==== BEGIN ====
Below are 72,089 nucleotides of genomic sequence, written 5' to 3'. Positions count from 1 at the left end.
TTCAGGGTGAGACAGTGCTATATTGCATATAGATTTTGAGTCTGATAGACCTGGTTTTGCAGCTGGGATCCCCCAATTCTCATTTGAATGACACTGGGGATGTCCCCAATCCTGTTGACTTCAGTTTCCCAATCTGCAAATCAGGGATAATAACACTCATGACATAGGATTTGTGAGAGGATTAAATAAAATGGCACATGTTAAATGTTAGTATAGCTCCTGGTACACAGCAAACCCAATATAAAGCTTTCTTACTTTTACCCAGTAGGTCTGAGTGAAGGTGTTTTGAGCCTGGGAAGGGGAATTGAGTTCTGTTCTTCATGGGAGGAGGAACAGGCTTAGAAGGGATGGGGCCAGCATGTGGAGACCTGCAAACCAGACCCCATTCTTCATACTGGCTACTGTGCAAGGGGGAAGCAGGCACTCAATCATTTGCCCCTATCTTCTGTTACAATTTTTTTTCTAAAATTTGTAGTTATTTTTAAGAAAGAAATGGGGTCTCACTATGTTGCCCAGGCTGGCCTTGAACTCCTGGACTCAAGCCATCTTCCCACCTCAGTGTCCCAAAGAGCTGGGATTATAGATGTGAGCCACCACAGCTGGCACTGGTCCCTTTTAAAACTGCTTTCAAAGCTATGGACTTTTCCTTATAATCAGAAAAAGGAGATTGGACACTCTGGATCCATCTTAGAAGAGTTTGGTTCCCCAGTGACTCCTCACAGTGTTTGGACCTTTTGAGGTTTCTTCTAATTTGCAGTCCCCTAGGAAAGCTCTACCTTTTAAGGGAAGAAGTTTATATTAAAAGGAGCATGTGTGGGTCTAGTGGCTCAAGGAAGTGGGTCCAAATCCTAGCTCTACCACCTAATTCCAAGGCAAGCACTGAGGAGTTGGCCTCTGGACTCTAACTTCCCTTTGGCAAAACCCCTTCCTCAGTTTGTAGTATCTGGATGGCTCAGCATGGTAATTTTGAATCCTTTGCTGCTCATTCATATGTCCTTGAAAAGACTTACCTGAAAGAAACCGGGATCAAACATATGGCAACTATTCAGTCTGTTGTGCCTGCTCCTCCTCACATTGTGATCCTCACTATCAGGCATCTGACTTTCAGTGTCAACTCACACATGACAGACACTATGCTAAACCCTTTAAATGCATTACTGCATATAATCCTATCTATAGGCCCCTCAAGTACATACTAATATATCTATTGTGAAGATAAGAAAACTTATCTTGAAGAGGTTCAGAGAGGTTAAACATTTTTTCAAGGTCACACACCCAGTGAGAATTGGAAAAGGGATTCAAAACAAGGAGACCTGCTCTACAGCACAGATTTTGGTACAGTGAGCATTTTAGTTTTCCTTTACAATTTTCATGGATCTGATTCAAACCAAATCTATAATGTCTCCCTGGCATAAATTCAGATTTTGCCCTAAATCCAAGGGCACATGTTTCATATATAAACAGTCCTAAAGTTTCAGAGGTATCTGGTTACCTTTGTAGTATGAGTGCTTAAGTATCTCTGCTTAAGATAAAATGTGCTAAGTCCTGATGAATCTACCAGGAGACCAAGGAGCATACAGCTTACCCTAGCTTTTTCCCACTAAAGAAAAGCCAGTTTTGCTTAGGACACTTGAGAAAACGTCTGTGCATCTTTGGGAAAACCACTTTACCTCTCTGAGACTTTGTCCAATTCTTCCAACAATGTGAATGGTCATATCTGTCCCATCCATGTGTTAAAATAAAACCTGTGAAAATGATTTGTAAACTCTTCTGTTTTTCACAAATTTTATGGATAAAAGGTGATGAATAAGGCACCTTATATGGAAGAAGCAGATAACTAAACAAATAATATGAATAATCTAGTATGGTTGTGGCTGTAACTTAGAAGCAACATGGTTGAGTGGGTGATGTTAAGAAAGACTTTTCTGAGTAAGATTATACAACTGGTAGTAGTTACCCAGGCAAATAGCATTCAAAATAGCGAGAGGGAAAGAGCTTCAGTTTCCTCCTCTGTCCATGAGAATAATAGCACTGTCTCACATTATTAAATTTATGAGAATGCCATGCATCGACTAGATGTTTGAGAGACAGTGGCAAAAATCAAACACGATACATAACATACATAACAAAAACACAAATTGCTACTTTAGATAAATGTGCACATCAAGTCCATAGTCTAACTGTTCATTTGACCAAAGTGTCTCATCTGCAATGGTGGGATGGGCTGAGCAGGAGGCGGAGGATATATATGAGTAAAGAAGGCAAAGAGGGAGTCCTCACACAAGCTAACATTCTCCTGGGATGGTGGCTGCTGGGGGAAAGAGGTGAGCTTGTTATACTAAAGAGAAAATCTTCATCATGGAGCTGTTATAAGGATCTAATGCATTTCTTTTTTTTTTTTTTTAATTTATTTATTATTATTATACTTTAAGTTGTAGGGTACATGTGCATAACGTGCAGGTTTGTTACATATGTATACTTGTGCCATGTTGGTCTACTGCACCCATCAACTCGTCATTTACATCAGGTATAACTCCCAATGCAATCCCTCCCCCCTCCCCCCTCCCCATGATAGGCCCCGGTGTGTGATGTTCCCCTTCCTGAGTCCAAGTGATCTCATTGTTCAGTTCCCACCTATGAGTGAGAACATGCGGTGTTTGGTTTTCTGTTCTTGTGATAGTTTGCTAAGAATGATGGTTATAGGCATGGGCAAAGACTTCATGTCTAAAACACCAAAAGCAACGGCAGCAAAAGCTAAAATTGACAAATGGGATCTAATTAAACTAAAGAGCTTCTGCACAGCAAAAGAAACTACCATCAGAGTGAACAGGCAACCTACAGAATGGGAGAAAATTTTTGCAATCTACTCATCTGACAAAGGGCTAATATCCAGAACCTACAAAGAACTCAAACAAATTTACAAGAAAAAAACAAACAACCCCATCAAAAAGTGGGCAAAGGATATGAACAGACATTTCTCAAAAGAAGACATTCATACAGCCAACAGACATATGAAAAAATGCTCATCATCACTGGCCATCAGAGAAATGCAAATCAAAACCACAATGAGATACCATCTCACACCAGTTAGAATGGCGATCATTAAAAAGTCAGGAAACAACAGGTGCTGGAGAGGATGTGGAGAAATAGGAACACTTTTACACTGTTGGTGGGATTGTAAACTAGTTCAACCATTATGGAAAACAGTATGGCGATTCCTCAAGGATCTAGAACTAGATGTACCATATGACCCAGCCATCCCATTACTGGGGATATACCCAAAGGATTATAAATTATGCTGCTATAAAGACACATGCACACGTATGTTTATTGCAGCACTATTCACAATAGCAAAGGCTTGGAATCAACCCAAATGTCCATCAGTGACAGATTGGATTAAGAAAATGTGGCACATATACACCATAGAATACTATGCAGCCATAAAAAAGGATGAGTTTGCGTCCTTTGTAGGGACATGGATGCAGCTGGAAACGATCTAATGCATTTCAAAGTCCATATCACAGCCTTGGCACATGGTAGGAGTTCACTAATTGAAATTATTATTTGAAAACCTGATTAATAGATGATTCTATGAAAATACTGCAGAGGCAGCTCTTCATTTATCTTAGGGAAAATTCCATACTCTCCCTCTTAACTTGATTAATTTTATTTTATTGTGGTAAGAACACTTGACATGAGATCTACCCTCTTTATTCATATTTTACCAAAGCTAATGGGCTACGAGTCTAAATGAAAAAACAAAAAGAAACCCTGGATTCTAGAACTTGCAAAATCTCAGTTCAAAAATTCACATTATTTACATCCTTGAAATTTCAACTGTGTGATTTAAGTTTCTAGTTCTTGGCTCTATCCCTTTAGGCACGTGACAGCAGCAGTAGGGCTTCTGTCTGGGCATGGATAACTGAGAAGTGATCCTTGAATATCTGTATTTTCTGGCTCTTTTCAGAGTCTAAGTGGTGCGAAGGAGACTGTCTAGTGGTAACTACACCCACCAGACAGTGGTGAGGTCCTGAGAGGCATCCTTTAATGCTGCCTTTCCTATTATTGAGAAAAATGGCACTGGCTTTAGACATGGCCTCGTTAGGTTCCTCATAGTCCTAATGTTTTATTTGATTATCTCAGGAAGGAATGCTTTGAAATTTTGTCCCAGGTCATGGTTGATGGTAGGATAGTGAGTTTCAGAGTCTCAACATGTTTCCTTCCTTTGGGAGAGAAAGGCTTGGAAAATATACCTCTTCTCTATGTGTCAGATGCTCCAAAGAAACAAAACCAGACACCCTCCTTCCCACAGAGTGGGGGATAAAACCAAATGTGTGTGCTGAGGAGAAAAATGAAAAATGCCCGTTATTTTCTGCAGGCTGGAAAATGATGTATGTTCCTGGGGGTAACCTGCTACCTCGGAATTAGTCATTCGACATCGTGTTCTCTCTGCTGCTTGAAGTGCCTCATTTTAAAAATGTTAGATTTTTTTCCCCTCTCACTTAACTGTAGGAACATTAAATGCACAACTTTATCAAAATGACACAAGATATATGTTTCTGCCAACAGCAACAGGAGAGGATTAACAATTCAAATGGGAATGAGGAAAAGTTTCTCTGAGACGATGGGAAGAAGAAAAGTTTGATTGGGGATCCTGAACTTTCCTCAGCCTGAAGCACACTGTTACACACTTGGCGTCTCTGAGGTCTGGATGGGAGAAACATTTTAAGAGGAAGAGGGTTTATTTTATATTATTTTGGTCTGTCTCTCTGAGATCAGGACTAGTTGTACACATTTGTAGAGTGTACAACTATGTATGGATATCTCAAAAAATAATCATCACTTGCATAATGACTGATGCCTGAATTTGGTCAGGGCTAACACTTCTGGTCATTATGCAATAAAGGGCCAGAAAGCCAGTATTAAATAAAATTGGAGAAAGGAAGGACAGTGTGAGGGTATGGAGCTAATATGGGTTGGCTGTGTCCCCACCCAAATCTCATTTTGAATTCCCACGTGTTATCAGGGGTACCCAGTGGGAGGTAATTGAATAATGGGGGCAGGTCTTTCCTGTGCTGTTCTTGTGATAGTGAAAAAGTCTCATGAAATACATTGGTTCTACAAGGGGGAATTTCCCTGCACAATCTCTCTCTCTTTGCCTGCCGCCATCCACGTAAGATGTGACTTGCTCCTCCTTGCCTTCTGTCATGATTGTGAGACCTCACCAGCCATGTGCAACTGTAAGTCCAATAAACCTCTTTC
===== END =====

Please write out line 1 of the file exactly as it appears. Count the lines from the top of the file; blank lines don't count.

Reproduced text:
Below are 72,089 nucleotides of genomic sequence, written 5' to 3'. Positions count from 1 at the left end.